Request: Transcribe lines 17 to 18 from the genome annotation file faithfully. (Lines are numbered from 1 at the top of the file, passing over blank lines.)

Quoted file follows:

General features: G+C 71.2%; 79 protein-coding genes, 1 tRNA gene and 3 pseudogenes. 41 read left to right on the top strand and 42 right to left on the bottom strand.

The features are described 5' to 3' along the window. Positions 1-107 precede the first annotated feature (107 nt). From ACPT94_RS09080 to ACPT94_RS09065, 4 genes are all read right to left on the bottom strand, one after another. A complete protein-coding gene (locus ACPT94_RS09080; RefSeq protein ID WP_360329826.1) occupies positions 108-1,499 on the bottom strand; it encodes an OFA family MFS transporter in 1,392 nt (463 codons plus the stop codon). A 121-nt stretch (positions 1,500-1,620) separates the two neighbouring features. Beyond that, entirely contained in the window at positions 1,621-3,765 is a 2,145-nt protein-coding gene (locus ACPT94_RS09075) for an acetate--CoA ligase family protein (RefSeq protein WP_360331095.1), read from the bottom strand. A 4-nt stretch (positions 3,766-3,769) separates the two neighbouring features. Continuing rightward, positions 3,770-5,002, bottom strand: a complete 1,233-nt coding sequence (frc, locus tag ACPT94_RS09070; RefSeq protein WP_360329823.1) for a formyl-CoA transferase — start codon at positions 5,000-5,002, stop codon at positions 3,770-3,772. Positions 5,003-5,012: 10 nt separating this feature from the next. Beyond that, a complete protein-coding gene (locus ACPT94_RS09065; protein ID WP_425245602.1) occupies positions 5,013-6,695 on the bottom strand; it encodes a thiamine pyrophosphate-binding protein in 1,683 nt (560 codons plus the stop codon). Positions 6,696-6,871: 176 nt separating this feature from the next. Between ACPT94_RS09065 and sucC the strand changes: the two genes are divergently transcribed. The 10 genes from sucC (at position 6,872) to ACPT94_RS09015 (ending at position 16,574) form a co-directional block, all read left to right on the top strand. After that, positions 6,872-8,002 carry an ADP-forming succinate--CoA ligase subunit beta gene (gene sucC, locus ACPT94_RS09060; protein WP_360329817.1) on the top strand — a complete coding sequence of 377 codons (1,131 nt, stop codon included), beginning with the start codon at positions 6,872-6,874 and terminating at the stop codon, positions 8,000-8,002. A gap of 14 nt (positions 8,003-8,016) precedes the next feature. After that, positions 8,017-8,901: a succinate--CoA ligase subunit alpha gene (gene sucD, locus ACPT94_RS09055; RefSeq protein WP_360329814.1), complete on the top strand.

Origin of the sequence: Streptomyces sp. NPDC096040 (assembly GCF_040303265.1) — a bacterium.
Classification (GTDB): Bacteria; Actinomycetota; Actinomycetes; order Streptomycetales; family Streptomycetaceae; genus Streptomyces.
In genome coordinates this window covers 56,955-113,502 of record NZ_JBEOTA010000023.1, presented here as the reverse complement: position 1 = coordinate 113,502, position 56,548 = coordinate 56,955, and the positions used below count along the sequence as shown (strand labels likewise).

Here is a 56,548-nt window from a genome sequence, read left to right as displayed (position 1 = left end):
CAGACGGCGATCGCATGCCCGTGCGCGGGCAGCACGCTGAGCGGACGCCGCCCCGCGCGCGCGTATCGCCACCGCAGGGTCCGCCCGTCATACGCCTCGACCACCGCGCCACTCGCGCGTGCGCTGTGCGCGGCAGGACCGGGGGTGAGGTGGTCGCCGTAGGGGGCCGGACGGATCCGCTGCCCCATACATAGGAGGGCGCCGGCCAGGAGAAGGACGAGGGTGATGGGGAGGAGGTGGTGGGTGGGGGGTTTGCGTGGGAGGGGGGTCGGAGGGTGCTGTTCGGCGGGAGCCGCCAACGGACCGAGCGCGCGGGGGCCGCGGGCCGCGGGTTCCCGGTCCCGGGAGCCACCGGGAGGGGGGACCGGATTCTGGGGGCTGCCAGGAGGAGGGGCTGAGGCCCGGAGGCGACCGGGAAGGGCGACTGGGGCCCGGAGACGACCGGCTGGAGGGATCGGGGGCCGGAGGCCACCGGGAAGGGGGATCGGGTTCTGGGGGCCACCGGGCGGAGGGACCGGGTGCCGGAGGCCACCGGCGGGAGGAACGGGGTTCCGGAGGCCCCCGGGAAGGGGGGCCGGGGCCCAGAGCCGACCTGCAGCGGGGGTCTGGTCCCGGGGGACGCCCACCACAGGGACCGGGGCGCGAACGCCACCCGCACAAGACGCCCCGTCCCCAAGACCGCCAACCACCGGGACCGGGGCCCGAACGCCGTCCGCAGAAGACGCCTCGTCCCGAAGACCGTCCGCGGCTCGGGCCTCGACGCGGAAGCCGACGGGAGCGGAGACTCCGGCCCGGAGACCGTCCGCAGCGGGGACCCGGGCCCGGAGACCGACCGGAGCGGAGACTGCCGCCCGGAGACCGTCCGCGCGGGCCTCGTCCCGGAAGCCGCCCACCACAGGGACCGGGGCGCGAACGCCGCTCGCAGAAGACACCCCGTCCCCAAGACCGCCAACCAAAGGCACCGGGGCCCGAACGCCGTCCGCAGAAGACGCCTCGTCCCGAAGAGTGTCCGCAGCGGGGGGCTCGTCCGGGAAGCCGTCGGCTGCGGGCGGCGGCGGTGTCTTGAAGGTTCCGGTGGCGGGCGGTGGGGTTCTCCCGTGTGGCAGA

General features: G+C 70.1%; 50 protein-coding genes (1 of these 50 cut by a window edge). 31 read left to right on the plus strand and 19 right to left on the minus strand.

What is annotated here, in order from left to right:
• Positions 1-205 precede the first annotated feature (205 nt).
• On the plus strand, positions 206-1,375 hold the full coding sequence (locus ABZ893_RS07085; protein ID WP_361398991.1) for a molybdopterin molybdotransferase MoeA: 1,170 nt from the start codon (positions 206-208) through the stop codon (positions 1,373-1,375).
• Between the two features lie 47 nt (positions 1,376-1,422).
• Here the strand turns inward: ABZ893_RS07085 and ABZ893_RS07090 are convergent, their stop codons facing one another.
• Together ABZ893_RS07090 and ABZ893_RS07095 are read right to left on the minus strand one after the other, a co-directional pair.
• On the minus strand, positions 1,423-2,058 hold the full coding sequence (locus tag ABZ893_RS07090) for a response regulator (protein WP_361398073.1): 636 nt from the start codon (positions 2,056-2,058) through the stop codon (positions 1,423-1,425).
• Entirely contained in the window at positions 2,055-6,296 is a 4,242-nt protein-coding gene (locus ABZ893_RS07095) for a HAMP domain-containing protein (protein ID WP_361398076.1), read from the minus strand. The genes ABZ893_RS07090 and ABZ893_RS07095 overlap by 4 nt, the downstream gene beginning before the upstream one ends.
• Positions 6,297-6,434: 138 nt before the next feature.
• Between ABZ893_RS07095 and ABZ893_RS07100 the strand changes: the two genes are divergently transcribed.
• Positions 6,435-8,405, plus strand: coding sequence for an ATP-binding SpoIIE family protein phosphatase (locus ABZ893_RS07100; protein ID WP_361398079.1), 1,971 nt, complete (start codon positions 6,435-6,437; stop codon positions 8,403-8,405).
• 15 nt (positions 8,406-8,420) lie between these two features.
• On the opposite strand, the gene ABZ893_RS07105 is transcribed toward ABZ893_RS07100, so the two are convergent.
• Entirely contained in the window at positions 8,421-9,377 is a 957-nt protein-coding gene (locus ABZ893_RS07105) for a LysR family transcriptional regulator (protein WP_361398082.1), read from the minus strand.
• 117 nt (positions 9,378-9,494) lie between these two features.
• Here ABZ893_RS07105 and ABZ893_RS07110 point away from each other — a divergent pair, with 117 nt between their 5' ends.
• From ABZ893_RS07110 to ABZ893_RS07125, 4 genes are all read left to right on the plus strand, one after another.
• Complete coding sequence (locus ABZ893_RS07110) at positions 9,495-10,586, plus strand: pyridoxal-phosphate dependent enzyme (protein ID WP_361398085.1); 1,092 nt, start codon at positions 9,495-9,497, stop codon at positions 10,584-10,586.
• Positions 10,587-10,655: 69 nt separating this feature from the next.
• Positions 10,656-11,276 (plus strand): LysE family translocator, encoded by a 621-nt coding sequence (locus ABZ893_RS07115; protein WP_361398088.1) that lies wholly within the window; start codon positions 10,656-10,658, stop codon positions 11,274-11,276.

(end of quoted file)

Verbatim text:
• Positions 6,297-6,434: 138 nt before the next feature.
• Between ABZ893_RS07095 and ABZ893_RS07100 the strand changes: the two genes are divergently transcribed.